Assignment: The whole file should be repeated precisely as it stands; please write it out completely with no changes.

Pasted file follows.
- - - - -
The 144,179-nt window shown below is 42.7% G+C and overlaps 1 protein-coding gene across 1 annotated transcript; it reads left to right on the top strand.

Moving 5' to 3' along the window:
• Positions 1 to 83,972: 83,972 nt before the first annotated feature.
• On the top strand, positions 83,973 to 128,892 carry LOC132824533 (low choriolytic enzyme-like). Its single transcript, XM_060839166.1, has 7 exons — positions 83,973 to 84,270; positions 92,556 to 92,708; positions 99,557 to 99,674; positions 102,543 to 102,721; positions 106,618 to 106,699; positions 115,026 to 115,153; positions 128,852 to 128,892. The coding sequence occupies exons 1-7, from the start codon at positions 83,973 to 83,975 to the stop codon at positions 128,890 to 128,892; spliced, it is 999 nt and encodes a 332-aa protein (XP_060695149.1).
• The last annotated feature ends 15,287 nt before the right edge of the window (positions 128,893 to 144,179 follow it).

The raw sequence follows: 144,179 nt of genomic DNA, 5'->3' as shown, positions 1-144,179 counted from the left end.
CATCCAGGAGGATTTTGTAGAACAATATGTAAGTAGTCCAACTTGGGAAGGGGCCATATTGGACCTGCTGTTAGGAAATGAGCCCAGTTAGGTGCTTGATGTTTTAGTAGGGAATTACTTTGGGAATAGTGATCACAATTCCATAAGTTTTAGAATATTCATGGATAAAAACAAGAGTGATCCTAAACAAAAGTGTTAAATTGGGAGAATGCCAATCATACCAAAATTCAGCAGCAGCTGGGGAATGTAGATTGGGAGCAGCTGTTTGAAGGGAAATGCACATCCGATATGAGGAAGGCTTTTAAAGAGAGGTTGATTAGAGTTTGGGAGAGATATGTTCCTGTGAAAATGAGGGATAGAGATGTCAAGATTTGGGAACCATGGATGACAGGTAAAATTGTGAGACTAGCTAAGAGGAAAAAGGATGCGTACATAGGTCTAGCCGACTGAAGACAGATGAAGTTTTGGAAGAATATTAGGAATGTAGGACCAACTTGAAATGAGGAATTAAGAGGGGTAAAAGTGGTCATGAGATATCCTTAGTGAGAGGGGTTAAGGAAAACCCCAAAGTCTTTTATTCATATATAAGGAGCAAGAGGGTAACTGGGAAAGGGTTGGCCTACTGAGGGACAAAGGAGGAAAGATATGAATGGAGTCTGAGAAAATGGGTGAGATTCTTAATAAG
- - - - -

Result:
The 144,179-nt window shown below is 42.7% G+C and overlaps 1 protein-coding gene across 1 annotated transcript; it reads left to right on the top strand.

Moving 5' to 3' along the window:
• Positions 1 to 83,972: 83,972 nt before the first annotated feature.
• On the top strand, positions 83,973 to 128,892 carry LOC132824533 (low choriolytic enzyme-like). Its single transcript, XM_060839166.1, has 7 exons — positions 83,973 to 84,270; positions 92,556 to 92,708; positions 99,557 to 99,674; positions 102,543 to 102,721; positions 106,618 to 106,699; positions 115,026 to 115,153; positions 128,852 to 128,892. The coding sequence occupies exons 1-7, from the start codon at positions 83,973 to 83,975 to the stop codon at positions 128,890 to 128,892; spliced, it is 999 nt and encodes a 332-aa protein (XP_060695149.1).
• The last annotated feature ends 15,287 nt before the right edge of the window (positions 128,893 to 144,179 follow it).

The raw sequence follows: 144,179 nt of genomic DNA, 5'->3' as shown, positions 1-144,179 counted from the left end.
CATCCAGGAGGATTTTGTAGAACAATATGTAAGTAGTCCAACTTGGGAAGGGGCCATATTGGACCTGCTGTTAGGAAATGAGCCCAGTTAGGTGCTTGATGTTTTAGTAGGGAATTACTTTGGGAATAGTGATCACAATTCCATAAGTTTTAGAATATTCATGGATAAAAACAAGAGTGATCCTAAACAAAAGTGTTAAATTGGGAGAATGCCAATCATACCAAAATTCAGCAGCAGCTGGGGAATGTAGATTGGGAGCAGCTGTTTGAAGGGAAATGCACATCCGATATGAGGAAGGCTTTTAAAGAGAGGTTGATTAGAGTTTGGGAGAGATATGTTCCTGTGAAAATGAGGGATAGAGATGTCAAGATTTGGGAACCATGGATGACAGGTAAAATTGTGAGACTAGCTAAGAGGAAAAAGGATGCGTACATAGGTCTAGCCGACTGAAGACAGATGAAGTTTTGGAAGAATATTAGGAATGTAGGACCAACTTGAAATGAGGAATTAAGAGGGGTAAAAGTGGTCATGAGATATCCTTAGTGAGAGGGGTTAAGGAAAACCCCAAAGTCTTTTATTCATATATAAGGAGCAAGAGGGTAACTGGGAAAGGGTTGGCCTACTGAGGGACAAAGGAGGAAAGATATGAATGGAGTCTGAGAAAATGGGTGAGATTCTTAATAAG